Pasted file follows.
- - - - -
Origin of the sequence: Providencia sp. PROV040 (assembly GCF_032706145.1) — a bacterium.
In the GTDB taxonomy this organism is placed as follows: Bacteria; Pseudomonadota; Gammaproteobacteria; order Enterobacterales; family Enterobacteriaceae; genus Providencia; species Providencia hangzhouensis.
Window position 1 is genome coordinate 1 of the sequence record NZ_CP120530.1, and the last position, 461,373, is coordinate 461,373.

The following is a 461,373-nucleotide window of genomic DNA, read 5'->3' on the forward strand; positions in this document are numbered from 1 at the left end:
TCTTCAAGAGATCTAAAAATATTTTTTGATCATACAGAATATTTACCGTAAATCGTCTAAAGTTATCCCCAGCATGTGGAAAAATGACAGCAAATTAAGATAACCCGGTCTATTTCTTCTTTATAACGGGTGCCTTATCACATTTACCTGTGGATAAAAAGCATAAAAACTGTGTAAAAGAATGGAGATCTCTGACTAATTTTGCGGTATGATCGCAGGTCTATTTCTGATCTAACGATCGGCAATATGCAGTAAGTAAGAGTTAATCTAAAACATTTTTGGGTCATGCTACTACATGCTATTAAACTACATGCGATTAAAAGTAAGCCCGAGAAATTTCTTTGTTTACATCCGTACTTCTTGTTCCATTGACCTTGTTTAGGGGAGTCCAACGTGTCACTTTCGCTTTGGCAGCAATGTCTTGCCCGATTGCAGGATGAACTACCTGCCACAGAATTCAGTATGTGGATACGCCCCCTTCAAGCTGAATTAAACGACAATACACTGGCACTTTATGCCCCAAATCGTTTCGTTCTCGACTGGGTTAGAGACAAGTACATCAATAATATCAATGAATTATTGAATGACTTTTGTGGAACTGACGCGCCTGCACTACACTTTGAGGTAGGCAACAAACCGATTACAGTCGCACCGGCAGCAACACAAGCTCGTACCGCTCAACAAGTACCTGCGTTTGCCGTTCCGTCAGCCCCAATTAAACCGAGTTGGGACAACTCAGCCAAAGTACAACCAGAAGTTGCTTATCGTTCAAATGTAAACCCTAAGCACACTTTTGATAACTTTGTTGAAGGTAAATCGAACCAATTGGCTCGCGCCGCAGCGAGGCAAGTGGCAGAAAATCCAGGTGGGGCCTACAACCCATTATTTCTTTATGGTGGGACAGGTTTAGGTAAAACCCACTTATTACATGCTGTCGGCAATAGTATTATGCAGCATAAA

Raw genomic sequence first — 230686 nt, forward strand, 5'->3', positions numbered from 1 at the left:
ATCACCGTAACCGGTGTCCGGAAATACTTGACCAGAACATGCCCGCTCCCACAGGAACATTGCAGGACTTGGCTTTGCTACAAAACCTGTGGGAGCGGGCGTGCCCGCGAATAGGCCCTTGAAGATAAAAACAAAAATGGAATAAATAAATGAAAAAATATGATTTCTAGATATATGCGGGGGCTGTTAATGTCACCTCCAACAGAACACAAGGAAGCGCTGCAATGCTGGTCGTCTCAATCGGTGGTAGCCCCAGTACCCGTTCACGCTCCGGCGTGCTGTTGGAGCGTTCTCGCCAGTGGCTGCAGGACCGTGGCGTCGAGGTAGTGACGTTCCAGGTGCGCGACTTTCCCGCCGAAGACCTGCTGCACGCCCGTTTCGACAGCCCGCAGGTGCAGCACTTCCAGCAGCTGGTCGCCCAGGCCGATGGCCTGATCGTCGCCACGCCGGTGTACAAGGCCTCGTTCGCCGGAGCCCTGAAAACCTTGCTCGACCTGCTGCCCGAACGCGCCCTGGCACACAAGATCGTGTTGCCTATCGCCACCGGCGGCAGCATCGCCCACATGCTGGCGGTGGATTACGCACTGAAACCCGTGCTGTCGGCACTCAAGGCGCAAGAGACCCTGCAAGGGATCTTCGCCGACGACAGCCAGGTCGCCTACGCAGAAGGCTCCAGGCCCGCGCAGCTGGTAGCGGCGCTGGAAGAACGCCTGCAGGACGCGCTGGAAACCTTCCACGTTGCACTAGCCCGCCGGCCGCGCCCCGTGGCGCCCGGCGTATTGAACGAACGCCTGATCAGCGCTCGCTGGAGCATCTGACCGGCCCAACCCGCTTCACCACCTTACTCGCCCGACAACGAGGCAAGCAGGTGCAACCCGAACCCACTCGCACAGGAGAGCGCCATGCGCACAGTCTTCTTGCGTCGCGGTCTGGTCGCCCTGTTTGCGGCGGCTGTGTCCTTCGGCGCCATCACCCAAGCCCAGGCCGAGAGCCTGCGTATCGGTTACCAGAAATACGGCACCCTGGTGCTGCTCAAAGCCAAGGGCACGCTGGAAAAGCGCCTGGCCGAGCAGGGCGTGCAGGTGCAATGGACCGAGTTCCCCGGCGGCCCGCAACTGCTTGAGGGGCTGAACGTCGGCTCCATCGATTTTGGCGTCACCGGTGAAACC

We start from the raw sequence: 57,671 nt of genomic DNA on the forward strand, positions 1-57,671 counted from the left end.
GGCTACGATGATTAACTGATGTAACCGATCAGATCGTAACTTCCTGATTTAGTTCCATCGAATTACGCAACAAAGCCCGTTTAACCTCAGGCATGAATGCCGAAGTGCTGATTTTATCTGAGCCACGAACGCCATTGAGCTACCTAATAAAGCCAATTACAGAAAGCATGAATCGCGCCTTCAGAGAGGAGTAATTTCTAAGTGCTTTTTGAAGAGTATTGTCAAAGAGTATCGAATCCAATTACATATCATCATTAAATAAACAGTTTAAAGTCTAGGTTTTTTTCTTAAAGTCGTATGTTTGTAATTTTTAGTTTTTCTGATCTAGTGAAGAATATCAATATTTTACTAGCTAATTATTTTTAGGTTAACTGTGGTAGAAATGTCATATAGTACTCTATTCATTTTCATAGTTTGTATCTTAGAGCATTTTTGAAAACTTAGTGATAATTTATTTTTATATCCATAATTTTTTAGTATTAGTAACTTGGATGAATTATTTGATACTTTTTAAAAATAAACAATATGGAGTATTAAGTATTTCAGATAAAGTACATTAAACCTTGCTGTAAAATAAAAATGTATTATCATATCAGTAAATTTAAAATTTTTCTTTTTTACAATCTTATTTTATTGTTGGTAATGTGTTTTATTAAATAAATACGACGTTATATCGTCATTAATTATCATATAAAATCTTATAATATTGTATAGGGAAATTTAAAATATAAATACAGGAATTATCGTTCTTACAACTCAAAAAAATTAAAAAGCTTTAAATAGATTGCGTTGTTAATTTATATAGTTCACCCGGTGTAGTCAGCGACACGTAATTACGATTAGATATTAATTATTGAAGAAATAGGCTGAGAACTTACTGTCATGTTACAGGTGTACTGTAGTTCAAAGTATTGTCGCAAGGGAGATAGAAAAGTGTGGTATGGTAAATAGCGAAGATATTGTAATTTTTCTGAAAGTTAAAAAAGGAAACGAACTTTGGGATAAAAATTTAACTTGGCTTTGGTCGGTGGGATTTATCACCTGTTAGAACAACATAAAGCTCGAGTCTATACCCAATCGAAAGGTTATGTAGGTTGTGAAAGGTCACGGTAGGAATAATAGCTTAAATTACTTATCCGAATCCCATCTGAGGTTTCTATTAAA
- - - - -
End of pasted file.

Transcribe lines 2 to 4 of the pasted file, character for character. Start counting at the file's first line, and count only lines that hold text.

In the GTDB taxonomy this organism is placed as follows: Bacteria; Pseudomonadota; Gammaproteobacteria; order Enterobacterales; family Enterobacteriaceae; genus Providencia; species Providencia hangzhouensis.
Window position 1 is genome coordinate 1 of the sequence record NZ_CP120530.1, and the last position, 461,373, is coordinate 461,373.

The following is a 461,373-nucleotide window of genomic DNA, read 5'->3' on the forward strand; positions in this document are numbered from 1 at the left end: